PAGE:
The long road to college from the 'at-risk' list in high school
Floyd Maxey stares at the computer screen currently flickering with all the evidence of his high school career's rocky start: a B in one class, D's in three others — and an F.
Sitting next to him in the computer lab, his mentor clicks into the page detailing the high school freshman's current 'D' in algebra. "How's Ms. Ruiz's class been going?" asks the mentor, 23-year-old Eleanor Kim.
"Ms. Eleanor, I don't like that class," Floyd groans. "It's hard up in there."
"You should be asking for help," replies Kim, an AmeriCorps member for an education-focused service organization called City Year. This school year, Kim has worked as a mentor and tutor to Floyd and 10 other freshman at the South L.A. charter high school he attends, Locke College Preparatory Academy.
"I don't get it the way [my math teacher] explains it," Floyd replies. Kim offers a few suggestions, including simply asking Ms. Ruiz for help after school.
"She needs to know," Kim advises Floyd, "that you want to improve."
In recent weeks, Floyd has taken huge steps to improve from what was a disastrous first semester of high school, when Floyd would skip school for days or even weeks at a time. His grades last semester were even worse.
Still, Floyd – who says he's hoped to attend college since he was 8 years old – knows his current grades aren't guaranteed to get him there. At University of California or California State University campuses, students need at least C's to qualify for admission.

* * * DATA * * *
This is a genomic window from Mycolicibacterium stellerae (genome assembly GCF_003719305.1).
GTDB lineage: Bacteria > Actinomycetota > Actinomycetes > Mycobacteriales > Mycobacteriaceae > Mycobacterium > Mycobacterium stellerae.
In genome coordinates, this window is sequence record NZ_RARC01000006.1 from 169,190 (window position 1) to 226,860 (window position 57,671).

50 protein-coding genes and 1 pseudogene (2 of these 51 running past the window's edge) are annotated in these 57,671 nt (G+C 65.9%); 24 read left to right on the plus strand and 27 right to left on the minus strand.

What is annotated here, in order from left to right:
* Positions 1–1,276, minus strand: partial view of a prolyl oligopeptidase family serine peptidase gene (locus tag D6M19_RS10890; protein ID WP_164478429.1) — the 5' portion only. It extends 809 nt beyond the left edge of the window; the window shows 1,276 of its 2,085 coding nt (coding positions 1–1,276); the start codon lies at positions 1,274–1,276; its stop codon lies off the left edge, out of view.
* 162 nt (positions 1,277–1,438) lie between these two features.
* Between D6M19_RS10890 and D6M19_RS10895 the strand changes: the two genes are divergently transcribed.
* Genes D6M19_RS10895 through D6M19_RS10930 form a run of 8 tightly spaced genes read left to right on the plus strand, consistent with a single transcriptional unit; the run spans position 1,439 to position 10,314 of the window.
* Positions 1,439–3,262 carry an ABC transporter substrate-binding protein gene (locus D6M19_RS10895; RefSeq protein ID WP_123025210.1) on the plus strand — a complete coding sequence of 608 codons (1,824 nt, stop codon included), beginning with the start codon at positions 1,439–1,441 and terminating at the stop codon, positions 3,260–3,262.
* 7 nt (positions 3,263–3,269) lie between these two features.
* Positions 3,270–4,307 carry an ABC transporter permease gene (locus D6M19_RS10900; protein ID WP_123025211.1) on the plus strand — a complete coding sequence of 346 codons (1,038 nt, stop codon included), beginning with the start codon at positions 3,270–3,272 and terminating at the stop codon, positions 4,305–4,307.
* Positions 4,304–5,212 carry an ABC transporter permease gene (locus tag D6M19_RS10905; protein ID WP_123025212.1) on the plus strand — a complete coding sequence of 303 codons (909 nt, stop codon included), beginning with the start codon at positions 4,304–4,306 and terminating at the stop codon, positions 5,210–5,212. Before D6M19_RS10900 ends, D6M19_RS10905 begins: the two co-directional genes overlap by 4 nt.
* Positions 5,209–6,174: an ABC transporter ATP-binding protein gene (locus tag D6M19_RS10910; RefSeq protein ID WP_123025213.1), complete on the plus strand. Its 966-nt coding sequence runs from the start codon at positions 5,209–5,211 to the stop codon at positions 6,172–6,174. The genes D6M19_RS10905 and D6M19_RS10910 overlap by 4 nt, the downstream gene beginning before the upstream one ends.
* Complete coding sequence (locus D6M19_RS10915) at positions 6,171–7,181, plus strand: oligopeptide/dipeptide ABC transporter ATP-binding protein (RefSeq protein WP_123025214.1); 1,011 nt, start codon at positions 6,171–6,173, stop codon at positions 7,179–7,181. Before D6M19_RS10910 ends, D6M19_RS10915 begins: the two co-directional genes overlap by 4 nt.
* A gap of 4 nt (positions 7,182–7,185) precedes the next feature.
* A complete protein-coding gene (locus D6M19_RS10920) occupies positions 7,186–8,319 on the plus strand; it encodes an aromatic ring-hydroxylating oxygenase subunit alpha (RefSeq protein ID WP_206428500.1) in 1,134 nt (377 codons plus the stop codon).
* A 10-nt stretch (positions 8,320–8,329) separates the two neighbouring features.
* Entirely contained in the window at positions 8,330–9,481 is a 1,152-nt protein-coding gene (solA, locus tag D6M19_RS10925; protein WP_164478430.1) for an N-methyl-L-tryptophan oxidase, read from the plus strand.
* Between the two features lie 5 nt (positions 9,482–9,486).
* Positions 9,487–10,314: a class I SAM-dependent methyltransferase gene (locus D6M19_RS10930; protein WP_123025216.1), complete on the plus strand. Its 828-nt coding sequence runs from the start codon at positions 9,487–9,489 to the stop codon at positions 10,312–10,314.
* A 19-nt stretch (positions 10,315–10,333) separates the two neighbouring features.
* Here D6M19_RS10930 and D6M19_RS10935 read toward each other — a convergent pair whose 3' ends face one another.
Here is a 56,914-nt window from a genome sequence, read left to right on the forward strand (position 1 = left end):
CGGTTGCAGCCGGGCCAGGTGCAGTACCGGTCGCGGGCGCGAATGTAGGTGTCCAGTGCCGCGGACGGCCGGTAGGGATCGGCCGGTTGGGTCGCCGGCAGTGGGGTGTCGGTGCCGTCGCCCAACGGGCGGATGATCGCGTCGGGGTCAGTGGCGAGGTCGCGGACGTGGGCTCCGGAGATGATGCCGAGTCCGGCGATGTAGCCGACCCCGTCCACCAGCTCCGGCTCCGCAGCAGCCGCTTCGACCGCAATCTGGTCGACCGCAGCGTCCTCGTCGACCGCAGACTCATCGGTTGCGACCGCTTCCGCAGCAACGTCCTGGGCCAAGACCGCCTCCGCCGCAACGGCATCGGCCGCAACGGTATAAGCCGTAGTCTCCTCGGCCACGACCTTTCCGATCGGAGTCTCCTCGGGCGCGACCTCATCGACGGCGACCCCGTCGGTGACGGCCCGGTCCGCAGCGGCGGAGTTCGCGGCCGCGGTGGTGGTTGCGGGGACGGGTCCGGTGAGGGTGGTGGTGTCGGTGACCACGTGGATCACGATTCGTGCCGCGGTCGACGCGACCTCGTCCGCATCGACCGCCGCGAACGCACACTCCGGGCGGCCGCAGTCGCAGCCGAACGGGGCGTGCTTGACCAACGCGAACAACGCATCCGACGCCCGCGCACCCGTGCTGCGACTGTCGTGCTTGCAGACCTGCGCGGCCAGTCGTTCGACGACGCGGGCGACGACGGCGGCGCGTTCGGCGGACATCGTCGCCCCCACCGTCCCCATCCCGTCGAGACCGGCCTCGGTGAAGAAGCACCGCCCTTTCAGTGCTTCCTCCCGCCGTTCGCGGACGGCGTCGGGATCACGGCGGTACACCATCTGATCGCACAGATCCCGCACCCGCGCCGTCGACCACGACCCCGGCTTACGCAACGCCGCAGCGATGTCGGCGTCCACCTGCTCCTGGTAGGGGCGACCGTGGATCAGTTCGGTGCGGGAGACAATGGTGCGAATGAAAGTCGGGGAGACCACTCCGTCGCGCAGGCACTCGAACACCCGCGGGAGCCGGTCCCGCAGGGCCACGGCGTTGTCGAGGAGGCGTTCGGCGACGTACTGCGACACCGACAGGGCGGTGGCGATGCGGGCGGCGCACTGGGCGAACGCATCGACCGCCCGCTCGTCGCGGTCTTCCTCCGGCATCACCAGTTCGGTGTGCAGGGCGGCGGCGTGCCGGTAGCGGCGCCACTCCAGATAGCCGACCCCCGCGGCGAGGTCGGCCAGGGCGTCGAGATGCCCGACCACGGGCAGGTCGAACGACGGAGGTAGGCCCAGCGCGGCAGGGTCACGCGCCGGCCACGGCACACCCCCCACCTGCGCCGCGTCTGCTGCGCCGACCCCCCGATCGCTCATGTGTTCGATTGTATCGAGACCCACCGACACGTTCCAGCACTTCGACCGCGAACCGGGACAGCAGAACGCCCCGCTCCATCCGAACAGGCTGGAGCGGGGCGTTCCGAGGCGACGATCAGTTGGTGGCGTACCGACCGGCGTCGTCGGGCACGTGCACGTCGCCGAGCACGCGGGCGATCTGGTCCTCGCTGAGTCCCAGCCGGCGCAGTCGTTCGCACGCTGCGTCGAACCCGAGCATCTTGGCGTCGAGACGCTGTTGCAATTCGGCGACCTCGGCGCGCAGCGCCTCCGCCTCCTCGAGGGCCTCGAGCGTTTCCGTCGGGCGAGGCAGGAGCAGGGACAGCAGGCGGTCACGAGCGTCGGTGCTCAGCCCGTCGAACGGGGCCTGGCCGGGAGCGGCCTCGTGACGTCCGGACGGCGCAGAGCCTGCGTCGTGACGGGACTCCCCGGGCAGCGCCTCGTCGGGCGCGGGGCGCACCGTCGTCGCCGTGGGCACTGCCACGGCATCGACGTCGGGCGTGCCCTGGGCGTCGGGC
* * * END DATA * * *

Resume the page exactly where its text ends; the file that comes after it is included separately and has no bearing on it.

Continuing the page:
And University of Oregon education professor David Conley, who has studied the transition from high school to college since the 1990s, says decent grades and regular attendance are only preliminary steps toward higher education. It's the next steps that are often the hardest for ninth graders, especially for low-income students or students of color. (Most students at Floyd's school receive free or reduced lunch; practically all are Asian or Latino.)
Conley says, in surveys, between 80 and 90 percent of entering ninth graders report hoping to achieve at least a bachelors degree.
By the time they graduate, students from middle- and upper middle-class backgrounds tend to report even higher aspirations: "In other words, by the end of high school they don’t just want to go to college, they want to go to grad school."
Low-income students and students from underrepresented minority groups report the opposite trend: "Over the four years of high school, their aspirations go down. Their aspirations go down. By the end of high school, they’re talking about maybe community college or just going to work or going into the military. So you’ve got this divergence of aspirations occurring over a four-year period."
The difference has to do with all the next steps Floyd will have to complete in order to get to college: figuring out why he wants to attend college and what he wants to study, finding the right school to attend, arranging financial aid and perhaps even taking an entrance exam like the SAT or ACT.
But economically-privileged students tend to have adult help and life experience necessary to tackle those challenges. Less-privileged students, Conley says, tend to get less help, leaving some discouraged or unsure of how to pay for college.
But Floyd says he's ready to do 'what he's gotta do,' as he puts it, to get his grades up and get to college.
"I've been tired of being in trouble — getting bad grades and stuff like that," says Floyd. " … It's like God just talked to me, touched me, or something — just told me to go to school."
Floyd's college aspirations are rooted in one desire: to play professional football.
"Football's my life," he says. "It’s something I want to do for the rest of my life."
"He’s wanted to play football ever since he was a kid in elementary school," says John Maxey, Floyd's father.
Back in his early years, Floyd dreamed of donning pads for the University of Southern California. Now he dreams of playing for other schools with storied football programs: the University of Oregon or Clemson University, in South Carolina.
Floyd played on Locke's junior varsity football team last year, and hopes to make the varsity squad next year. "I think it focuses him," his father says.